Saturday, March 12, 2011

Ubuntu Natty Narwhal Alpha 3: State of Unity Review

A while back I gave a pretty harsh review of Ubuntu Natty Alpha 1, to the point where I basically ran back screaming to Maverick Meerkat. Well, as I promised in the comments, I've given it another shot with the latest alpha release. The short review is this: Unity has progressed nicely, but still needs some polishing work, and be prepared for quite a few desktop workflow changes.

Unity: Almost there

Unity desktop on Alpha 3

Unity has definitely come a long way since Alpha 1 tortured me to death, but it still isn't quite polished enough for me to use as a decent desktop. But still, there's a lot improvements worth talking about. First, all the desktop launchers I had on my ~/Desktop directory no longer clutter up Unity's sidebar, although it's not immediately apparent how I can go about adding a launcher to it if I want to. When you launch an application like Firefox, you'll notice something quite jarring at first but makes sense given Canonical's recent design changes: the application menus are no longer shown in the application window(with a few exceptions), but rather on the top of the screen, like how it is on Mac OS X. After messing around with applications a bit, I quickly got used to it and don't consider it a bad change.

One other little improvement is that the sidebar hides itself whenever an active application window goes fullscreen or is moved over to left side of the screen.

There's one significant change that solves one of the major problems I had with Unity, but has it's own problems. When you click the Ubuntu logo on the top left of the screen, a big fat slab window appears with a search bar and some other stuff. While some folks may like it, I prefer it show menus similar to what you get when you click the Ubuntu logo in Gnome. I don't want to go around type-hunting for an application. Actually, this is pretty much the major thing keeping me from considering Unity as an actual desktop.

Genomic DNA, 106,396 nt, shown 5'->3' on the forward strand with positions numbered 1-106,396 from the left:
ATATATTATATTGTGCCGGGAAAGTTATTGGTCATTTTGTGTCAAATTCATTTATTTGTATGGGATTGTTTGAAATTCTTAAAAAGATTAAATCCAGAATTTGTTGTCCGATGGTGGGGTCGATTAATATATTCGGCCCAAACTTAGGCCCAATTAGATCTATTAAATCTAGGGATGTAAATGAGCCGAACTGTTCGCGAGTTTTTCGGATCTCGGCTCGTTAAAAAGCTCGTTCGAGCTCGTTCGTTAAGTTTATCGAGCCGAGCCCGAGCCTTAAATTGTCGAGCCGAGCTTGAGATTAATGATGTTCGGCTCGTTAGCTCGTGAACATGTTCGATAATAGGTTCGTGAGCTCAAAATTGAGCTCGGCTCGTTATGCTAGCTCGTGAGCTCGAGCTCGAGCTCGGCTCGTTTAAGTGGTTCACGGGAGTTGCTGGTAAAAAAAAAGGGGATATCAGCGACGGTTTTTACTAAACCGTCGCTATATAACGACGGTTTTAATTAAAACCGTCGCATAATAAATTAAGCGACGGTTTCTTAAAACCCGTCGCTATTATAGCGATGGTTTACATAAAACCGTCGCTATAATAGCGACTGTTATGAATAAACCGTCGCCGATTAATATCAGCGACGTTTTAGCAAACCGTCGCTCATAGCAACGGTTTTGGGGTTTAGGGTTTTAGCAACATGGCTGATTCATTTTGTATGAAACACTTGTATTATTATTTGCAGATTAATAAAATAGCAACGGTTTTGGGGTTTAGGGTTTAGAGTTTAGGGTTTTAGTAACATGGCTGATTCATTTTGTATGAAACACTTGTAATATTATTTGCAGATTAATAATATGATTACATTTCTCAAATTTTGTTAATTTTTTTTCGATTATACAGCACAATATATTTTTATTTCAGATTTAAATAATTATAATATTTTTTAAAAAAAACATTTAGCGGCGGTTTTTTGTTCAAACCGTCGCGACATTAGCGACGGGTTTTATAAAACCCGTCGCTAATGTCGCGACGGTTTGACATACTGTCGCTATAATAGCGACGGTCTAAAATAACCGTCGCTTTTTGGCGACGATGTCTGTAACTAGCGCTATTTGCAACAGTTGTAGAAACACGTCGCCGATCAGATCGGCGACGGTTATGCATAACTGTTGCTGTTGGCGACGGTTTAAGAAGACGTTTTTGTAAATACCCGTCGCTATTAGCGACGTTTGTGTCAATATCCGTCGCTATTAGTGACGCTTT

Gnome: Where "Classic" doesn't mean suckage
The "Classic" desktop: Gnome
 Canonical's worked so much on making Unity so compatible with Gnome, that Gnome actually feels like Unity(just without the sidebar or search slab window). It's still the same old Gnome, which isn't bad at all. The only major change you'll notice is in the default applications. Rhythmbox is gone, having been replaced by Banshee. While Banshee is a Mono application(I view Mono as pretty much a "necessary evil" as I need it for OpenSim), Banshee does its' job pretty good, and earns a spot as a worthy application for me. Firefox has been updated to a 4.0 beta release, bringing a few UI changes and Sync feature allowing remote preference, bookmark and settings backup and restore. has been replaced with LibreOffice.

All in all, Alpha 3 has shown major improvements to the point where I have decided to keep it on my desktop machine. If you decide to install it, I have one protip for you: install it without choosing to download updates or proprietary packages during install. The installer bombed out when I tried that, and had to redo the installation. Hopefully that will be fixed in the next alpha. Nevertheless, good job, Canonical!

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